For hundreds, even thousands of years, people have sought drugs to prolong erections, enliven libidos and awaken love. But people have a messy relationship with drugs — and an even messier relationships with each other, so the history of drugs and sex is, well, complicated.
Jennifer Evans, University of Hertfordshire professor, has traced some of that complicated history in early modern England.
"Sexual desire and sexual pleasure are really connected to heat," Evans said of the way people believed the body worked at that time.
Physicians in the mid-1600s would assume patients who lacked sexual desire didn't have that heat; they were referred to as "frigid."
"a lot of aphrodisiacs are foods that are heating — that give that sensation of warmth when you consume them, so things like rocket, or mustard seed, peppers" - Jennifer Evans, University of Hertfordshire
Now, you may have heard of something called Spanish fly, which is really a catch-all name for an aphrodisiac formulation. In recent decades, versions of the potion were marketed by sketchy suppliers in the back pages of men's magazines. The ads typically promise the administration of drops will arouse lust in you and your female partner.
But Spanish fly has also popped up in popular culture time and time again, usually with the implication that the stuff is being administered surreptitiously. The Beastie Boys mention it in the song "Brass Monkey" from their 1987 album, Licensed to Ill.
"This girl walked by she gave me the eye/I reached in the locker grabbed the Spanish fly/I put it with the Monkey mixed it in the cup/Went over to the girl, 'Yo baby, what's up?'"
There's a 1969 comedy routine by Bill Cosby on his recording, It's True! It's True!, where he jokes about learning to put Spanish fly in girls' drinks as a 13 year old.
In all likelihood, the Spanish fly being sold through girly mags were little more than sugar water. But the actual chemical that the name comes from is pretty scary. Spanish fly does derive from an insect, but it's not a fly, it's an emerald green beetle by the name lytta vesicatoria.
And according to Evans, the truth of Spanish fly is that — while it may provide a sensation of warmth — it can have dangerous consequences, and that's beyond the moral and criminal implications of non-consensual administration of the drug in a person's drink. She says it's a very serious irritant to the skin, that can cause terrible blistering, and worse, if taken internally.
"A Swiss physician, Théophile Bonet, writes in his medical text that he knows of two noblemen who have taken the drug internally, and it's caused blistering inside the body as it's moved through them and he says that one of the men took it to gratify a prostitute and the other one took it to gratify his new wife and both men, unfortunately died," said Evans.
"One died through apoplexy, which is what we'd now consider kind of a stroke, and the other one died in a most horrible manner where he started bleeding profusely through his genitals."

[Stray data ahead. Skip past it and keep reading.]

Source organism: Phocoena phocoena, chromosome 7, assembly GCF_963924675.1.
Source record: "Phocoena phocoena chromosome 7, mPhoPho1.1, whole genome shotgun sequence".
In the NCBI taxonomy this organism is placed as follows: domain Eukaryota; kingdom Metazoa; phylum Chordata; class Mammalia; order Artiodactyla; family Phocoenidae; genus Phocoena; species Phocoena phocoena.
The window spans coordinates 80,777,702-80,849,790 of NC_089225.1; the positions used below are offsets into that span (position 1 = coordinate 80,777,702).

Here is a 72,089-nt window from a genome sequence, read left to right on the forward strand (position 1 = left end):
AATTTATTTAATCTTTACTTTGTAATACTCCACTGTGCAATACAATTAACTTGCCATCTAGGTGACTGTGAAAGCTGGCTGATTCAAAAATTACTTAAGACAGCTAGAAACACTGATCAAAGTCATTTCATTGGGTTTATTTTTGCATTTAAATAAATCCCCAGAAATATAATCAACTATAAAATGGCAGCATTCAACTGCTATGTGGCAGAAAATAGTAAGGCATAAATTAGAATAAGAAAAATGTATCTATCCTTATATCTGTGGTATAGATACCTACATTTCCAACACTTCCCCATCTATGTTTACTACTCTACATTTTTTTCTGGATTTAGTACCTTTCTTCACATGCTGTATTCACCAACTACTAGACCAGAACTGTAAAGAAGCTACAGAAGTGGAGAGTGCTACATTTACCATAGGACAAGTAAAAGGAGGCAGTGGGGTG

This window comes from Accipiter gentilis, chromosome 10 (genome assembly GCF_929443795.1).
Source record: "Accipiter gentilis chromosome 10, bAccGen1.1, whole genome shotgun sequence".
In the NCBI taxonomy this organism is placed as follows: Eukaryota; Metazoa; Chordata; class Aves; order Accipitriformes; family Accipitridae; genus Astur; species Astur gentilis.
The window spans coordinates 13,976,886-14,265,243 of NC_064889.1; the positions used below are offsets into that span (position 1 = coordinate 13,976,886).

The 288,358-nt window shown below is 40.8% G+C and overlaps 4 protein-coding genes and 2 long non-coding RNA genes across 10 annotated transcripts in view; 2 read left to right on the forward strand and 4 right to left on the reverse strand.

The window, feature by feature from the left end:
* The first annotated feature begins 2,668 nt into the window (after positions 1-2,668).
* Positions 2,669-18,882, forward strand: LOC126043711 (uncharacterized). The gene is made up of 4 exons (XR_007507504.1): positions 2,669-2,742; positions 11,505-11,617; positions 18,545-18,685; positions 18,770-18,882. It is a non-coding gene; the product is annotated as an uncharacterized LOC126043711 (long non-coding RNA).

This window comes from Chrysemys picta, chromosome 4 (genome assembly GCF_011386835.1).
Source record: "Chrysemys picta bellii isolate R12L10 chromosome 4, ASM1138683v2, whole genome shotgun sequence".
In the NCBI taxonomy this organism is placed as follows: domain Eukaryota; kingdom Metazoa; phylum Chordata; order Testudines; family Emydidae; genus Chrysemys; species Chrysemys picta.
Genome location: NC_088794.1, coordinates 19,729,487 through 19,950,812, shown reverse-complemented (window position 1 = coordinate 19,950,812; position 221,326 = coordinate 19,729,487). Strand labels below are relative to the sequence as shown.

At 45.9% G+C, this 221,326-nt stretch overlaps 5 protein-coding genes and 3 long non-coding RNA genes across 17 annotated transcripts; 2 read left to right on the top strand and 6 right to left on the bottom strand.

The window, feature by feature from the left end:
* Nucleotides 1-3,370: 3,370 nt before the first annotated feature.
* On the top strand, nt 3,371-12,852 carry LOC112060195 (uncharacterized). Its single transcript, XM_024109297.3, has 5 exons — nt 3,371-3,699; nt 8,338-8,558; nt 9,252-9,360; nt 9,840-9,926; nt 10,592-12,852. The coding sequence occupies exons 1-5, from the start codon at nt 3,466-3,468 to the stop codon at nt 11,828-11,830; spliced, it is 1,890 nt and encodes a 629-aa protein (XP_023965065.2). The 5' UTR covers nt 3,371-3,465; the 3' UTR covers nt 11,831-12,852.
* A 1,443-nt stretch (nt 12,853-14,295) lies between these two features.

While there there might not be much science behind supposed libido stimulants like Spanish fly, drugs do play a role in shaping sexual experience.
David Stuart, manager of chemsex support services at a London sexual health clinic, argues that drugs and alcohol play a major role in our love lives.
"There are many married couples, my mom and dad might be one of them who probably — I can't believe I'm saying this — who probably enjoy better sex after a drink or two," said Stuart.
"We couldn't even begin to understand what chemsex is all about if we didn't start from the premise that drugs make us feel good."
"Chemsex actually has a specific definition, which is kind of the convergence of specific circumstances that are unique to gay culture," he said, adding that a lot of gay men adopted drugs like ecstasy and cocaine during the traumatic era associated with the HIV/AIDS epidemic.
"What we've been learning is the one common theme for the last 10-15 years amongst gay populations in big cities around the world is this increasing use of chems, and kind of chemsex culture, or party-and-play culture" - David Stuart, manager of ChemSex Support Services
"It was kind of serving a very distinct purpose, culturally. It was helping this challenged community to bond and to commune in safe spaces, to feel disinhibited and to feel confident in the social spaces where they hadn't felt confident in the decades before."
According to Stuart, there wasn't initially too much harm associated with the recreational drugs being used, but that changed as drugs like methamphetamine and GHB became popular and accessible.
"What we've been learning is the one common theme for the last 10-15 years amongst gay populations in big cities around the world is this increasing use of chems, and kind of chemsex culture, or party-and-play culture," said Stuart.
"In the grip of these drugs we don't always care about our health. We don't care about our partner's health. We don't care about what money we're spending or about what we have planned for tomorrow. And so this common theme has been driving HIV epidemics around the world, despite our best efforts," he said, noting it's not because people in the culture don't care, but because there are more complex reasons for the drug use.
Drugs can and do play a role in people's sex lives, but whether it's Spanish fly, cocaine, ecstasy or something else being used, it might point to deeper issues of human connection.